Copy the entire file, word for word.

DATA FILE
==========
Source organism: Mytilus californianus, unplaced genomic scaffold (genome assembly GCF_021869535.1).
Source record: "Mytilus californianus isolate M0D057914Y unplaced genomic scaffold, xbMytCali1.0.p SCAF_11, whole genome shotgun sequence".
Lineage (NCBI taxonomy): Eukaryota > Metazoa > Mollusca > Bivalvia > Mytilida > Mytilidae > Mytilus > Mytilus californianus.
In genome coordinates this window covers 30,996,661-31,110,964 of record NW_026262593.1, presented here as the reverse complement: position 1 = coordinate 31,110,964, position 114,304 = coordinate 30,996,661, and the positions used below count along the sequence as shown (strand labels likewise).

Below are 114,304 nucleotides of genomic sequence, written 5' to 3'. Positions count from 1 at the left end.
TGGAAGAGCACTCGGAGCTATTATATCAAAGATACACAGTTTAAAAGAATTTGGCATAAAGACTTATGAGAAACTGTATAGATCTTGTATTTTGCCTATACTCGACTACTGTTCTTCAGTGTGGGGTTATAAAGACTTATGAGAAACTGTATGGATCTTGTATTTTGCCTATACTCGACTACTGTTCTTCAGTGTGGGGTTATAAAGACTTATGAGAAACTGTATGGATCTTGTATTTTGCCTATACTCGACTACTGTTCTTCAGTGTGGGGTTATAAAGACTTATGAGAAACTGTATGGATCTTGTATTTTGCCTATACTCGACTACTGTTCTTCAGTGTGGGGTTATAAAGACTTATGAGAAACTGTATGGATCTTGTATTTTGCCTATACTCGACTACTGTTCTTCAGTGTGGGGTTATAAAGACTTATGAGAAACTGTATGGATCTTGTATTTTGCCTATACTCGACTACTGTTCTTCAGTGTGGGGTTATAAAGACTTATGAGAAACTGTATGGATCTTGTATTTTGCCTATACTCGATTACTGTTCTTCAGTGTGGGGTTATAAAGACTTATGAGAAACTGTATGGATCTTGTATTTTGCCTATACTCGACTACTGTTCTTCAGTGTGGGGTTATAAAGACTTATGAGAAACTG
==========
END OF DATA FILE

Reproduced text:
Source organism: Mytilus californianus, unplaced genomic scaffold (genome assembly GCF_021869535.1).
Source record: "Mytilus californianus isolate M0D057914Y unplaced genomic scaffold, xbMytCali1.0.p SCAF_11, whole genome shotgun sequence".
Lineage (NCBI taxonomy): Eukaryota > Metazoa > Mollusca > Bivalvia > Mytilida > Mytilidae > Mytilus > Mytilus californianus.
In genome coordinates this window covers 30,996,661-31,110,964 of record NW_026262593.1, presented here as the reverse complement: position 1 = coordinate 31,110,964, position 114,304 = coordinate 30,996,661, and the positions used below count along the sequence as shown (strand labels likewise).

Below are 114,304 nucleotides of genomic sequence, written 5' to 3'. Positions count from 1 at the left end.
TGGAAGAGCACTCGGAGCTATTATATCAAAGATACACAGTTTAAAAGAATTTGGCATAAAGACTTATGAGAAACTGTATAGATCTTGTATTTTGCCTATACTCGACTACTGTTCTTCAGTGTGGGGTTATAAAGACTTATGAGAAACTGTATGGATCTTGTATTTTGCCTATACTCGACTACTGTTCTTCAGTGTGGGGTTATAAAGACTTATGAGAAACTGTATGGATCTTGTATTTTGCCTATACTCGACTACTGTTCTTCAGTGTGGGGTTATAAAGACTTATGAGAAACTGTATGGATCTTGTATTTTGCCTATACTCGACTACTGTTCTTCAGTGTGGGGTTATAAAGACTTATGAGAAACTGTATGGATCTTGTATTTTGCCTATACTCGACTACTGTTCTTCAGTGTGGGGTTATAAAGACTTATGAGAAACTGTATGGATCTTGTATTTTGCCTATACTCGACTACTGTTCTTCAGTGTGGGGTTATAAAGACTTATGAGAAACTGTATGGATCTTGTATTTTGCCTATACTCGATTACTGTTCTTCAGTGTGGGGTTATAAAGACTTATGAGAAACTGTATGGATCTTGTATTTTGCCTATACTCGACTACTGTTCTTCAGTGTGGGGTTATAAAGACTTATGAGAAACTG